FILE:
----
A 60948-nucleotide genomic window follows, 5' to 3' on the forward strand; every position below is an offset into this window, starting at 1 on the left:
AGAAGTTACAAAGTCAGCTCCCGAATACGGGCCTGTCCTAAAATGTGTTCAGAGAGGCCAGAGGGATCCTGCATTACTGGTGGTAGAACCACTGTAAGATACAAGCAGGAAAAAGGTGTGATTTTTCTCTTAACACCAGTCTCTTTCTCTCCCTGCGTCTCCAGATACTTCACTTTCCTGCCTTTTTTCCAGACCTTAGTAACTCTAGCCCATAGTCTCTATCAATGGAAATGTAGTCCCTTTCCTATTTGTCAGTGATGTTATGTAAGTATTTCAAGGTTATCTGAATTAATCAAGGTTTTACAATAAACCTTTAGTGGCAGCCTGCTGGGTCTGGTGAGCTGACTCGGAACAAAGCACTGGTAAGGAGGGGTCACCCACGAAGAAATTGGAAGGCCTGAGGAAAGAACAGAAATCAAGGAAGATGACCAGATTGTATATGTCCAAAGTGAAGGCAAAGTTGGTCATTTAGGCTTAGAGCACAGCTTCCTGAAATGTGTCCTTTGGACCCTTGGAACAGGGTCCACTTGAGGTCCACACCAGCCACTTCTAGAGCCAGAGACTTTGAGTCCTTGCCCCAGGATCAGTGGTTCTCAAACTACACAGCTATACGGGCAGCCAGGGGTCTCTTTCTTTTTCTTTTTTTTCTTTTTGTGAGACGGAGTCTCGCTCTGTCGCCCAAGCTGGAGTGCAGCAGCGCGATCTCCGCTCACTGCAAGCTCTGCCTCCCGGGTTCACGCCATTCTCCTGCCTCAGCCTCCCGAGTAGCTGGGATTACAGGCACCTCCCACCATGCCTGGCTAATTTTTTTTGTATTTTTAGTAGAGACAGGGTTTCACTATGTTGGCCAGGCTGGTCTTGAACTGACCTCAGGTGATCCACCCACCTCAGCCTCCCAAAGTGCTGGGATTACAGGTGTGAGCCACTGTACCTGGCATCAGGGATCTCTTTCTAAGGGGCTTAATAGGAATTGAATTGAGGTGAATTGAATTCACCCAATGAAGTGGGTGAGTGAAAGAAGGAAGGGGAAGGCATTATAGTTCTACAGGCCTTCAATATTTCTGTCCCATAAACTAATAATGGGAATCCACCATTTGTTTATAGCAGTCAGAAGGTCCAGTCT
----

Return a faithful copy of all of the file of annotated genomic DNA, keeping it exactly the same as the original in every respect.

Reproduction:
A 60948-nucleotide genomic window follows, 5' to 3' on the forward strand; every position below is an offset into this window, starting at 1 on the left:
AGAAGTTACAAAGTCAGCTCCCGAATACGGGCCTGTCCTAAAATGTGTTCAGAGAGGCCAGAGGGATCCTGCATTACTGGTGGTAGAACCACTGTAAGATACAAGCAGGAAAAAGGTGTGATTTTTCTCTTAACACCAGTCTCTTTCTCTCCCTGCGTCTCCAGATACTTCACTTTCCTGCCTTTTTTCCAGACCTTAGTAACTCTAGCCCATAGTCTCTATCAATGGAAATGTAGTCCCTTTCCTATTTGTCAGTGATGTTATGTAAGTATTTCAAGGTTATCTGAATTAATCAAGGTTTTACAATAAACCTTTAGTGGCAGCCTGCTGGGTCTGGTGAGCTGACTCGGAACAAAGCACTGGTAAGGAGGGGTCACCCACGAAGAAATTGGAAGGCCTGAGGAAAGAACAGAAATCAAGGAAGATGACCAGATTGTATATGTCCAAAGTGAAGGCAAAGTTGGTCATTTAGGCTTAGAGCACAGCTTCCTGAAATGTGTCCTTTGGACCCTTGGAACAGGGTCCACTTGAGGTCCACACCAGCCACTTCTAGAGCCAGAGACTTTGAGTCCTTGCCCCAGGATCAGTGGTTCTCAAACTACACAGCTATACGGGCAGCCAGGGGTCTCTTTCTTTTTCTTTTTTTTCTTTTTGTGAGACGGAGTCTCGCTCTGTCGCCCAAGCTGGAGTGCAGCAGCGCGATCTCCGCTCACTGCAAGCTCTGCCTCCCGGGTTCACGCCATTCTCCTGCCTCAGCCTCCCGAGTAGCTGGGATTACAGGCACCTCCCACCATGCCTGGCTAATTTTTTTTGTATTTTTAGTAGAGACAGGGTTTCACTATGTTGGCCAGGCTGGTCTTGAACTGACCTCAGGTGATCCACCCACCTCAGCCTCCCAAAGTGCTGGGATTACAGGTGTGAGCCACTGTACCTGGCATCAGGGATCTCTTTCTAAGGGGCTTAATAGGAATTGAATTGAGGTGAATTGAATTCACCCAATGAAGTGGGTGAGTGAAAGAAGGAAGGGGAAGGCATTATAGTTCTACAGGCCTTCAATATTTCTGTCCCATAAACTAATAATGGGAATCCACCATTTGTTTATAGCAGTCAGAAGGTCCAGTCT